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Turbocharging the I.C. Engine Guest Lecture for ME 444 Internal Combustion Engines Dr. Philip S. Keller BorgWarner Inc. Engine Systems Group Outline Introduction Turbochargers Thermodynamic Analysis Compressor Turbine Intercoolers Benefits Challenges New Developments Conclusions

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turbocharging the i c engine guest lecture for me 444 internal combustion engines

Turbocharging the I.C. EngineGuest Lecture for ME 444 Internal Combustion Engines

Dr. Philip S. Keller

BorgWarner Inc.

Engine Systems Group

outline
Outline
  • Introduction
  • Turbochargers
    • Thermodynamic Analysis
    • Compressor
    • Turbine
    • Intercoolers
  • Benefits
  • Challenges
  • New Developments
  • Conclusions
introduction
Introduction
  • History
    • 1885 and 1896, Gottlieb Daimler and Rudolf Diesel experiment with pre-compressing intake air
    • 1925 Swiss engineer Albert Buchi develops first exhaust gas turbocharger which increases power output by 40%
    • 1938 first commercial Diesel truck application by “Swiss Machine Works Sauer”
    • 1962 first production application of turbochargers in passenger cars - the Chevrolet Monza Corvair and the Oldsmobile Jetfire
introduction4
Introduction
  • History
    • 1970’s – first oil crisis and increasingly stringent air emission regulations lead to demands for higher power density as well as higher air delivery. Outcome -> virtually all current truck engines are turbocharged.
    • 1978 Mercedes-Benz puts the 300 SD into production marking the appearance of the first turbocharged Diesel passenger car
    • 1994 VW introduces the variable geometry turbo in their TDI Diesel engine significantly improving the transient response of the Diesel engine.
introduction6
Introduction

Power is basically a function of three things:

  • Air density -> boosting
  • Swept volume
  • Engine speed
introduction types of boosting systems
Introduction Types of Boosting Systems

Exhaust Gas - Turbocharger

Mechanical – Supercharger

Main problem with supercharging is the parasitic loss of having to drive the compressor from the engine output shaft. This loss can be up to 15% of engine output.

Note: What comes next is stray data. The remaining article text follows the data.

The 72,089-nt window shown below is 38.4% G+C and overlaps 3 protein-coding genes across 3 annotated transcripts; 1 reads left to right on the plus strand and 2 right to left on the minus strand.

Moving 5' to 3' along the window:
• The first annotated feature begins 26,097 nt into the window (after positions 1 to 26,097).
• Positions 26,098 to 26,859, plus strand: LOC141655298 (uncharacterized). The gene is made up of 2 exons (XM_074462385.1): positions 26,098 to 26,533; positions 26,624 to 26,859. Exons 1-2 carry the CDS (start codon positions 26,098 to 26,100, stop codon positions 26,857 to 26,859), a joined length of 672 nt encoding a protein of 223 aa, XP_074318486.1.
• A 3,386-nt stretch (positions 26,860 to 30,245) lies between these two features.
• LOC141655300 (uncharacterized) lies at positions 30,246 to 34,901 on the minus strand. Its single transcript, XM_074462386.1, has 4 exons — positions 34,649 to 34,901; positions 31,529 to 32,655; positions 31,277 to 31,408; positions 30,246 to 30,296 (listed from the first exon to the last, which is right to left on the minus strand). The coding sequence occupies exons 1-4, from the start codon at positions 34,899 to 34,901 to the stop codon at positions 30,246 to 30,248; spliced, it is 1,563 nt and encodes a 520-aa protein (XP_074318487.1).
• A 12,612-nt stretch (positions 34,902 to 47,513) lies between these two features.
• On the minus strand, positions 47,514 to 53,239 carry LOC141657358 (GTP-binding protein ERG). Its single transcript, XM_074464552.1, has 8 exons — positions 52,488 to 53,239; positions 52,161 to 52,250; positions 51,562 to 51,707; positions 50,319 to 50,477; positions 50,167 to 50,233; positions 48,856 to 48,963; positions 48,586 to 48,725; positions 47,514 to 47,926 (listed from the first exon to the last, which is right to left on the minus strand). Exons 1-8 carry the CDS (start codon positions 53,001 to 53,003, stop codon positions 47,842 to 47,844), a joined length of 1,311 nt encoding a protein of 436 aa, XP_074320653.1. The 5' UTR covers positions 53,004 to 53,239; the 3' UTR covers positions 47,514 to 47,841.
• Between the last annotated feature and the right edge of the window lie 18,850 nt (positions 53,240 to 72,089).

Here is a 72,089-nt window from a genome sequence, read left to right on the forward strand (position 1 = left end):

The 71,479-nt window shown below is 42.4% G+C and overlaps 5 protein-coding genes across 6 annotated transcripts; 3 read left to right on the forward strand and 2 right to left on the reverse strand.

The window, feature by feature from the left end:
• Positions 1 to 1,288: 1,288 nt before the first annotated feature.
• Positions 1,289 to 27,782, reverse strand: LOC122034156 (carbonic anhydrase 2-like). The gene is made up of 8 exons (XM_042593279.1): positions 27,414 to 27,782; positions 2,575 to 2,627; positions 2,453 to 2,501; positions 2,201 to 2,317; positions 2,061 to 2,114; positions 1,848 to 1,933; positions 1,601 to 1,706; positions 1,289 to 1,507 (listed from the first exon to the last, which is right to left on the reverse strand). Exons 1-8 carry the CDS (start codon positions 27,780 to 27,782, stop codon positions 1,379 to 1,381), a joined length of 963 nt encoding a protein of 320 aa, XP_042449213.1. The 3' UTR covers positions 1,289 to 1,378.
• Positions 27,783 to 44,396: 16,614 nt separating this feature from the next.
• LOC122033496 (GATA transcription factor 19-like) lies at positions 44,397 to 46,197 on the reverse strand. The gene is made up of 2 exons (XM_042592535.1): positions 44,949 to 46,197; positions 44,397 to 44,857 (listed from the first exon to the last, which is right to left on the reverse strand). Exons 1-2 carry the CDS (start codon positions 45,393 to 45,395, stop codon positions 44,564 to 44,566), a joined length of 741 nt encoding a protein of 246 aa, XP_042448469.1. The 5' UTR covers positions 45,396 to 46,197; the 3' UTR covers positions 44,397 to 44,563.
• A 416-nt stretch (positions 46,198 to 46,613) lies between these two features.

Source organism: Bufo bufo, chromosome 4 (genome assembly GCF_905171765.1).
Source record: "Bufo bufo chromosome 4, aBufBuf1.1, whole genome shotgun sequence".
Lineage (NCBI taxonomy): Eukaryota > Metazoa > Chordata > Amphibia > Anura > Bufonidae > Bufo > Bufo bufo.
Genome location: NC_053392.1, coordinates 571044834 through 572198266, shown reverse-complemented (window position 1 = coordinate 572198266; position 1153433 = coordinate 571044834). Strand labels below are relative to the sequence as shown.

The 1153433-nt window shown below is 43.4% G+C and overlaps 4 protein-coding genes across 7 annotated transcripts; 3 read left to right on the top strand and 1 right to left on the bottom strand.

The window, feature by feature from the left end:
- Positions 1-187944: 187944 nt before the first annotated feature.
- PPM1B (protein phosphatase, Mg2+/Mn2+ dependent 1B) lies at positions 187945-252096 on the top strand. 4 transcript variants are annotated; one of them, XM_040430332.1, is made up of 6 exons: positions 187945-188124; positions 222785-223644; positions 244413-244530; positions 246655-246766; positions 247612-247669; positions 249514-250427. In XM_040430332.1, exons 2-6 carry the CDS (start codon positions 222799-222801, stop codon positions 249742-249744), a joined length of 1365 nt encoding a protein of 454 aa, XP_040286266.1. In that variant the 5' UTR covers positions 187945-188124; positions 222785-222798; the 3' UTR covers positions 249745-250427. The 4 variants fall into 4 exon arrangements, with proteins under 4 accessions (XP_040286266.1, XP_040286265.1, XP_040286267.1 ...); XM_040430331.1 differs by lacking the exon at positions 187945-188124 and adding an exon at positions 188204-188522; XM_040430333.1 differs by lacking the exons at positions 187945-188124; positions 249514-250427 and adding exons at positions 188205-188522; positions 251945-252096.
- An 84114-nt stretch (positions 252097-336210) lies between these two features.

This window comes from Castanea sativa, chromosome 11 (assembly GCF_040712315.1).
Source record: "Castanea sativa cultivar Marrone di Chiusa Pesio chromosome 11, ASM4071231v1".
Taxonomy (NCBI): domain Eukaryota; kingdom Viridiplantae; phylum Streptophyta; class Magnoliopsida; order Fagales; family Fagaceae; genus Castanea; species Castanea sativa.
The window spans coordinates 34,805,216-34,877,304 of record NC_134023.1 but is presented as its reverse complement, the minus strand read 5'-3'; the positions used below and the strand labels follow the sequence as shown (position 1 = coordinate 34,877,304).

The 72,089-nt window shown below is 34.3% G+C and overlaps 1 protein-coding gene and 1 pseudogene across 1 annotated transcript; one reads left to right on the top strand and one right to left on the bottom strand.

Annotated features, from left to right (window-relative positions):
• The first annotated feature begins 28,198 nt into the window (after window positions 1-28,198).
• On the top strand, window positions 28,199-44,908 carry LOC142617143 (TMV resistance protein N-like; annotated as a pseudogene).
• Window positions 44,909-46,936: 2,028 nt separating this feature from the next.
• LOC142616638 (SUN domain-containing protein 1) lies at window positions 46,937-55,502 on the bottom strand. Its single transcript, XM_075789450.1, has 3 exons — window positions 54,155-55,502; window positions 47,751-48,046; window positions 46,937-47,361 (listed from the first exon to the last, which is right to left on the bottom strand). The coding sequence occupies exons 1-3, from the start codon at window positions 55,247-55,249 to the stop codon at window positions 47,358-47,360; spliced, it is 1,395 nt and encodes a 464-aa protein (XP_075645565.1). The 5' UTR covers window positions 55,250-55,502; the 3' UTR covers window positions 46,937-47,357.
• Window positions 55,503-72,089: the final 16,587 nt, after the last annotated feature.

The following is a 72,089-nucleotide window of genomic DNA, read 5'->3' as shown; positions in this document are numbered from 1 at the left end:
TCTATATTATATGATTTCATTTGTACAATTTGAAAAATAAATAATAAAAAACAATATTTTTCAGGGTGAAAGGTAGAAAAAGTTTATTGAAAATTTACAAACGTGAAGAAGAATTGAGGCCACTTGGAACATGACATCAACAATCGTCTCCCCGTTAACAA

turbochargers
Turbochargers
  • The vast majority of turbochargers consist of a centrifugal compressor and centripetal turbine mounted on a common shaft

Turbine

Compressor

turbochargers thermodynamic analysis
TurbochargersThermodynamic Analysis
  • ~30-40% of the fuel energy is released as exhaust gas energy
  • Area bounded by points 415 is the theoretical energy available. This is sometimes referred to as blowdown losses

Ideal cycle pressure-volume diagram for a naturally aspirated engine (Baines, 2005)

turbochargers thermodynamic analysis10
TurbochargersThermodynamic Analysis

Schematic of engine with large exhaust volume (left) and minimal volume (right) (Baines, 2005)

Ideal cycle pressure-volume diagram for a turbocharged engine (Baines, 2005)

turbochargers thermodynamic analysis constant pressure and pulse turbochargers
Turbochargers - Thermodynamic AnalysisConstant Pressure and Pulse Turbochargers

Constant Pressure Turbocharger

  • Lower backpressure at higher speeds
  • Primarily marine and industrial engines

Pulse Turbocharger

  • More efficient use of exhaust energy
  • Better torque at low engine speeds
turbochargers thermodynamic analysis pulse turbocharger for multi cylinder engine
Turbochargers - Thermodynamic AnalysisPulse turbocharger for multi-cylinder engine
  • Pulse turbochargers need to have the exhaust piping segregated so that exhaust events don’t interfere with one another
turbochargers compressor
TurbochargersCompressor
  • Consists of three elements
    • Compressor wheel
    • Diffuser
    • Housing
  • Compressor limits
    • Surge line
    • Choke line
    • Maximum Blade Speed
turbochargers turbine
TurbochargersTurbine
  • Turbines consist of turbine wheel and housing
turbochargers intercooler

Intercooler

Turbocharger

TurbochargersIntercooler
  • Temperatures after the compressor can reach 180 C. Cooling the air can offer a significant performance increase.
  • Simultaneous improvement in output, fuel economy, and emissions